A senior lawmaker Wednesday hinted that nations not doing enough to stop ransomware groups from operating within their countries should be treated in the same way that the US treats countries that sponsor terror groups.
In opening comments at a Senate Judiciary subcommittee hearing Wednesday, Senator Lindsey Graham described ransomware attacks as a “terrible crime” affecting schools, hospitals, and the lives of thousands of others.
“[Ransomware] has a psychological, violent aspect to it,” Graham said. “It is just a matter of time before somebody gets physically hurt,” he said while expressing the government’s intention to give law enforcement the tools needed to combat the scourge.
“Maybe what we should think about when it comes to the nation state aspect of [ransomware] is to have a collaboration between the Department of Justice and maybe the State Department,” he said.
The goal should be to identify nations that are doing a good job in trying to deal with the problem and to help them in that effort while weeding out the ones that are not doing enough or are actively sponsoring such attacks.
“We have a state-sponsor of terrorism list that the State Department collects,” Graham noted. “If you are on that list, bad things come your way because you are a bad actor.”
Graham said it may be time to consider adopting a similar approach to countries that are either aiding and abetting ransomware operators or not doing enough to stop them: “If we don’t wake up some of the nation-states where these problems reside in large measure, you are never going to fix this problem.”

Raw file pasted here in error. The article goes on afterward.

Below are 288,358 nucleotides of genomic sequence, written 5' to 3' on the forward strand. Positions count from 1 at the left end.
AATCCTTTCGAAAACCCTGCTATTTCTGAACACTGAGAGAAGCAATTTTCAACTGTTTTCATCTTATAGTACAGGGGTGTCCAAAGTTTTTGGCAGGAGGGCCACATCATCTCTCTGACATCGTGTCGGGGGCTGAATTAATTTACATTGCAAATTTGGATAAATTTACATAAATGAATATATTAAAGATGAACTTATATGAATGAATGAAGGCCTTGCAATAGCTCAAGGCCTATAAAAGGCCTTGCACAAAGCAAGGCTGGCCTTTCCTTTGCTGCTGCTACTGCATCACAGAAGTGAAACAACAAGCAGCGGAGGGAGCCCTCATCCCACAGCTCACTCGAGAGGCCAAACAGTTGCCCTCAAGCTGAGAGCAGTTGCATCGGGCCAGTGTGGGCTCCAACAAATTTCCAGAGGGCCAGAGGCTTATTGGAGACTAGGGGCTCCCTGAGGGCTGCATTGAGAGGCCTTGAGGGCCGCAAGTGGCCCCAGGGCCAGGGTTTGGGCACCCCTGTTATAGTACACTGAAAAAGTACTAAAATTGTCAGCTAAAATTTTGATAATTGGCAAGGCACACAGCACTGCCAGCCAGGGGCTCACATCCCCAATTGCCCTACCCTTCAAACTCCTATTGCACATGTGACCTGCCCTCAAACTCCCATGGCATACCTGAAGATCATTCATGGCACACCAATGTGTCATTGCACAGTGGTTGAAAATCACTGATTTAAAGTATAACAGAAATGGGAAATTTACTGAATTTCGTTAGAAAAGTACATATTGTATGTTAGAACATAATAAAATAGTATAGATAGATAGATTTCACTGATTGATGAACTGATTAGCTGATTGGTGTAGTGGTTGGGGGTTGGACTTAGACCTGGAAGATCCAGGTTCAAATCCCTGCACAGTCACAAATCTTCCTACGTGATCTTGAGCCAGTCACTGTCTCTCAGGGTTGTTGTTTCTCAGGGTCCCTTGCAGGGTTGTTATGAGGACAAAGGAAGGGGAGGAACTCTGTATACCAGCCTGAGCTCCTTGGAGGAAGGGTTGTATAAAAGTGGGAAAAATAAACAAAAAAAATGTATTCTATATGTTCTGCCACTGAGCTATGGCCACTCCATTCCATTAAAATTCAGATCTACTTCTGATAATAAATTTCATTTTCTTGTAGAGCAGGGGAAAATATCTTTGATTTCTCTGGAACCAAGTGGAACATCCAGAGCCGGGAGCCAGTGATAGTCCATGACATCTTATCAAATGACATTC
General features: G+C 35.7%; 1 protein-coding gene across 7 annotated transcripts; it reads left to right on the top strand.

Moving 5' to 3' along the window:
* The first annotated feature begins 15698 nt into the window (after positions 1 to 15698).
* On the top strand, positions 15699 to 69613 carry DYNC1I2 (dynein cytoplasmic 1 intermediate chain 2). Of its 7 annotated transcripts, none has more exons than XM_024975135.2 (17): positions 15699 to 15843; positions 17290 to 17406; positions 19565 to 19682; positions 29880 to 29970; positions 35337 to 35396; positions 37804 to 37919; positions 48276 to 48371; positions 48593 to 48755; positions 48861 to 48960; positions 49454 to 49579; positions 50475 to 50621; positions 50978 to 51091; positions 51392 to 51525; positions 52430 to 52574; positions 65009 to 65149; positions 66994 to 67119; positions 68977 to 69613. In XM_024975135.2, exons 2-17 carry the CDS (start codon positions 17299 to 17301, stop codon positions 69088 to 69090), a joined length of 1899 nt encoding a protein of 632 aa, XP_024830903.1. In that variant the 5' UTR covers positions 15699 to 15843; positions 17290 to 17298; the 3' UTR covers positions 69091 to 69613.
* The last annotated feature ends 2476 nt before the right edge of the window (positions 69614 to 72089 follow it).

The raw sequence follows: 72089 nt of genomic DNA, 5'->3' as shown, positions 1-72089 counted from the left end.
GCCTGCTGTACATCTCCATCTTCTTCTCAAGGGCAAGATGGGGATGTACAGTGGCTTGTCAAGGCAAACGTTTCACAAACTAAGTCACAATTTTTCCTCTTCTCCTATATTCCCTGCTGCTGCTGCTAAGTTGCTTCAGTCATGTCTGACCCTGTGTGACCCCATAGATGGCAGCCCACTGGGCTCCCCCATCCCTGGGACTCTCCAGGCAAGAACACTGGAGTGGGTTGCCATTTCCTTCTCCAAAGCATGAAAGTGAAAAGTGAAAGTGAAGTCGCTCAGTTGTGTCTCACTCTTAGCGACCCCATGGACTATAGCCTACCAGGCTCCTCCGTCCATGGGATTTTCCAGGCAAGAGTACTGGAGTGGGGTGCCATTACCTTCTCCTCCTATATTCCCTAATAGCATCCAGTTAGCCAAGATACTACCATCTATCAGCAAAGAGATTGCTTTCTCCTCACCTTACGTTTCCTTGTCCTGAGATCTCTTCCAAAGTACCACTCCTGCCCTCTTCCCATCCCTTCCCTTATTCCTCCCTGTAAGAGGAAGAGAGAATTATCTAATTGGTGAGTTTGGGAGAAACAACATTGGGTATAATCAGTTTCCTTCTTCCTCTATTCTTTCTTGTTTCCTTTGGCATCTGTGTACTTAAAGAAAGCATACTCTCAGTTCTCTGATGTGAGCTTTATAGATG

Richard Downing, deputy attorney general at the US Department of Justice and one of the witnesses at the hearing, characterized the scope of the ransomware problem as "staggering." One of his recommendations is for Congress to enact legislation that will close loopholes in existing laws and make it easier for FBI and law enforcement in general to pursue and prosecute those involved in ransomware schemes.
Current statutes such as the Computer Fraud and Abuse Act (CFAA) already make it a crime for people to create botnets by breaking into computers or using a botnet to carry out ransomware attacks. But the law is less clear on the implications for people who might be renting or selling a botnet but are not actually using it, he said.
Similarly, while federal law gives courts the authority to issue injunctions for disrupting the operation of a botnet, such action is limited to botnets that are being actively used to commit specific categories of crime. There is little in existing law pertaining to what actions law enforcement would be able to take in situations where a botnet might be used to send phishing emails or to launch denial of service attacks, or if a botnet is known to exist but is inactive, Downing said.
“The revenue generated by ransomware is not insignificant,” said Adam Meyers, vice president of intelligence at security vendor CrowdStrike, who also spoke as a witness at the hearing.
The only way to slow down those behind such campaigns is to make it harder and costlier for them to operate, Meyers said. The goal should be to make the potential downsides of running a ransomware campaign greater than any upside for the criminals. Only by turning the tables on the economic factors that fuel ransomware can the scourge be eliminated, he said.